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Remembering… Zombies Ate My Neighbors

Zombies don’t run and their diet isn’t restricted to brains. Ask one and their reply will be ‘ughn, urrrr arrnnn’. Roughly translated as: ‘No, it’s thanks to Dan O’Bannon’s rather enjoyable 1985 romp Return of the Living Dead, later mimicked by The Simpsons in a Halloween special, that everyone thinks we sprint and scream ‘braaaaaiiiins’. It’s untrue and frankly a stereotype we’re fighting against; it’s just another form of racism’. And with those wise words I dusted off the old 16-bit console, blew on the cartridge and got set up for a night of cooperative carnage.


Zombies – aka Zombies Ate My Neighbors – was originally developed by LucasArts and released on the Megadrive and SNES. It was a title that my friends and I adored in our younger years. We were given the chance, as teenagers in-game and in-life, to role play a childhood dream: save the world from hordes of the undead. Most young boys will have at some point fantasised about saving their neighbourhood from impending doom, hell, maybe even that girl next door. What LucasArts did was give us that escapism with rivers of charm, rivers of charm!

As part of Thunderbolt’s Halloween theme week, and tying in with many 80’s horror sequel templates, I’m heading back with my brother to ensure that the beast has stayed dead. Probably by irresponsibly digging up its grave during a lightning storm and then impaling it with a long steel rod. One that’s really efficient at conducting electricity.

Starting things off at around 19:14 with a chilled beer ready (a bottle of Einstok Icelandic IPA to be precise), we each got comfy and grabbed our pads. Being the older brother I took the arcade stick, though this didn’t resolve the issue of the short cable lengths. It was always ironic that game manuals would educate you on eye damage and how you should sit so many metres away when the controller cable length was a quarter of that. Lest, we digress.

Choosing between the two characters, Zeke and Julie, the first residential area loaded and memories came back. The cartoon style is instantly recognisable after all these years. Though I didn’t realise it at the time LucasArts’ fingerprints are all over this. There’s detail and character in the 16-bit sprites, colours are vivid and the sound design intelligent. Unlike those we’re out to save.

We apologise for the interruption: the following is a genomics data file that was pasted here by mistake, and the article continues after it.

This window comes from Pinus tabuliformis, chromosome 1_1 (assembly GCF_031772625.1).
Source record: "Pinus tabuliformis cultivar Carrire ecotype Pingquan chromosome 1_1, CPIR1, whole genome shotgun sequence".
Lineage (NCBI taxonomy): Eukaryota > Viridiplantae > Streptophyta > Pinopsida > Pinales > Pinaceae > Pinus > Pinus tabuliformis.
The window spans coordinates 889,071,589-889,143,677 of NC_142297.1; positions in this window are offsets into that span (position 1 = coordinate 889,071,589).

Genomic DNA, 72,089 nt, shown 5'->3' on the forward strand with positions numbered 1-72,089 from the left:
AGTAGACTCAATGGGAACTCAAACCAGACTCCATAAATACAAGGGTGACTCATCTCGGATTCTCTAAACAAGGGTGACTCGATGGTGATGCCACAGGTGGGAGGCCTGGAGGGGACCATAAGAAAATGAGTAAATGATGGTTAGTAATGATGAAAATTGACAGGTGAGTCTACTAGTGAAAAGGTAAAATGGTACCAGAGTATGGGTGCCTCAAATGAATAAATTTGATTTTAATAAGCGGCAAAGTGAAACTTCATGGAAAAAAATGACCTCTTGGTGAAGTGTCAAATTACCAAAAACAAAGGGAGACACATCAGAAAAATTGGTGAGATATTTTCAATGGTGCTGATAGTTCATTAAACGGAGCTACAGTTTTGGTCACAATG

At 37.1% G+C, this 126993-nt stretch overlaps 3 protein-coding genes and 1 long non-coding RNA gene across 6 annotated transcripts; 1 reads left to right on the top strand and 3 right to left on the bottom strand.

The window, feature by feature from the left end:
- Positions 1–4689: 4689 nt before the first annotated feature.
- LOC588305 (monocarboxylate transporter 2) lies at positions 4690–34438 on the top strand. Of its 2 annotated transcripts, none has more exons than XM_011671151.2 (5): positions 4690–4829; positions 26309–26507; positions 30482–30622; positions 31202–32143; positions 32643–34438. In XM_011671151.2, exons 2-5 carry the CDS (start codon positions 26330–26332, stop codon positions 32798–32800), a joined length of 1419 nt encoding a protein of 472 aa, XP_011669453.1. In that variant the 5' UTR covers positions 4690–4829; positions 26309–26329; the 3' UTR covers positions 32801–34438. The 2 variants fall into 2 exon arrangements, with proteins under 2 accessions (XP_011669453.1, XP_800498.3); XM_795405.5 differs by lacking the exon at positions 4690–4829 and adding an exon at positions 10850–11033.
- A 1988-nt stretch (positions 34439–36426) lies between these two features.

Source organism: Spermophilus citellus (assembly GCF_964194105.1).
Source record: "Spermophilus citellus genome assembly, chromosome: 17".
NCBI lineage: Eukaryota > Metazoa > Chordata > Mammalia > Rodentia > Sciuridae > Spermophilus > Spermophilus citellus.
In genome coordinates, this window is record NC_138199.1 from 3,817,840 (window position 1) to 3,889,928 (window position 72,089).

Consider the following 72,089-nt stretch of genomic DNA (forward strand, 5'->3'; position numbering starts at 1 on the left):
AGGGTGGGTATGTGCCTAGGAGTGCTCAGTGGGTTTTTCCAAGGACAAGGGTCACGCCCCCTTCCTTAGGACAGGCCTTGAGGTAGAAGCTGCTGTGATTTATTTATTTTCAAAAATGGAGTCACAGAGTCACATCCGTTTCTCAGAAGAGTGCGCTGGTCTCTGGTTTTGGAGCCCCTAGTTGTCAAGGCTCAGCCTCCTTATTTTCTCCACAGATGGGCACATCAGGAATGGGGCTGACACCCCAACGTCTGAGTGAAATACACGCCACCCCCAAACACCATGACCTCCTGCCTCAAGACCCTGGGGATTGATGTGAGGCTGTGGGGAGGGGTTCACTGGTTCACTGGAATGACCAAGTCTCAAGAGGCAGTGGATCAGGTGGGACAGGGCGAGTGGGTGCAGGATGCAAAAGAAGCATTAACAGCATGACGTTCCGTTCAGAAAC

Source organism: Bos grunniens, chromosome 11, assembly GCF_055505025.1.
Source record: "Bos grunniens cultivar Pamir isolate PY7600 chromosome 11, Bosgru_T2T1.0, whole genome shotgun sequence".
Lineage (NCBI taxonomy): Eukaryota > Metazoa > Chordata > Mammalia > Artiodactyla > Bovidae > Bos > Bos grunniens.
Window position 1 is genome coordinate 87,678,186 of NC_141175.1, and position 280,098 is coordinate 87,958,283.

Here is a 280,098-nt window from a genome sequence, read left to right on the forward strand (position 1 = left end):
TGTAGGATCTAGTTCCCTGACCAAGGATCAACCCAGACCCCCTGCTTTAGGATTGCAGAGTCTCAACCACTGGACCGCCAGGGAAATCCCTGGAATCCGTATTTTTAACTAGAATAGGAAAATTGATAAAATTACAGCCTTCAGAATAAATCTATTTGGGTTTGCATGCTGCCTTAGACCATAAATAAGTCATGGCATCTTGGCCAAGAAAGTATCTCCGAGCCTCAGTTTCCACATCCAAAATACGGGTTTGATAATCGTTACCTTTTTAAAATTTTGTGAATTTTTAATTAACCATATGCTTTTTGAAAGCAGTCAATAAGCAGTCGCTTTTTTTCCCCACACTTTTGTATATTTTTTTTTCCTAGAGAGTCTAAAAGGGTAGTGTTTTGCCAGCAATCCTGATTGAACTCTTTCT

Zeke and Julie’s neighbours are so laid back they’re f’ing horizontal. As the undead claw their way from underground to feast on living flesh, the locals are having a BBQ, lounging in the pool or letting their infant go for a stumble in the garden. Therefore it’s left to this tag-team to save the day with an assortment of weaponry; i.e. whatever’s laying around.


Water pistols armed with liquid that make zombies explode, killer lollipops, prototype self-detonating cans of fizzy pop, razor sharp plates, silver cutlery, bizarre potions, medikits, highly acidic tomatoes, blow-up clowns, a portable grass cutter and pretty much everything but the kitchen sink can be used.

Starting in their neighbourhood, it’s Zeke and Julie’s responsibility to rescue at least one neighbour and avoid losing all their lives. Failure to do so results in game over. The monsters continue to spawn until there are no more neighbours left, at which time an exit door will appear allowing them to leave the current area. As this merry band of undead slaying teens prowl the world passwords are granted at set intervals, allowing progress between playthroughs.

By 19:22 the neighbourhood was saved in a blaze of zombies, creepy crawlies, exploding heads, but, unfortunately, no date for the prom. BBQs could continue without the risk of contaminated meat, pom-pom dancers bopped on, babies waddled, and painters dreamed of new landscapes.

Still, the evil menace was out there. The surrounding areas were polluted by capsized barrels containing what appeared to be 2-4-5 Trioxin, dumped and spilling into the fertile ground. Our next stop: the local maze gardens. It’s from here that LucasArts continues to toy with and enjoy the horror themes they’re riffing on. Zombies are swapped for indestructible Jason Voorhees-lookalikes, swinging giant axes instead of chainsaws due to European censorship.

The themes continue to shift through a plethora of B-movie dedications and love songs, including aliens, giant blobs and the Graboids from Tremors making a cameo. Along with the changing environments and short but compact levels this maintains a steady pace without becoming cheap or repetitive.


Zombies has aged quite well. Its limitations are those consistent with the time. The four-way axis results in the inability to fire diagonally and causes awkward situations when up close and personal. The innocents can also be somewhat fidgety to save, requiring you walk exactly through them rather than close by. Overall, it remains a charming and playful tribute to a horror era long gone.

The author of this fine article

is the Deputy Editor at Thunderbolt, having joined in December 2010. Get in touch on Twitter @shaneryantb.

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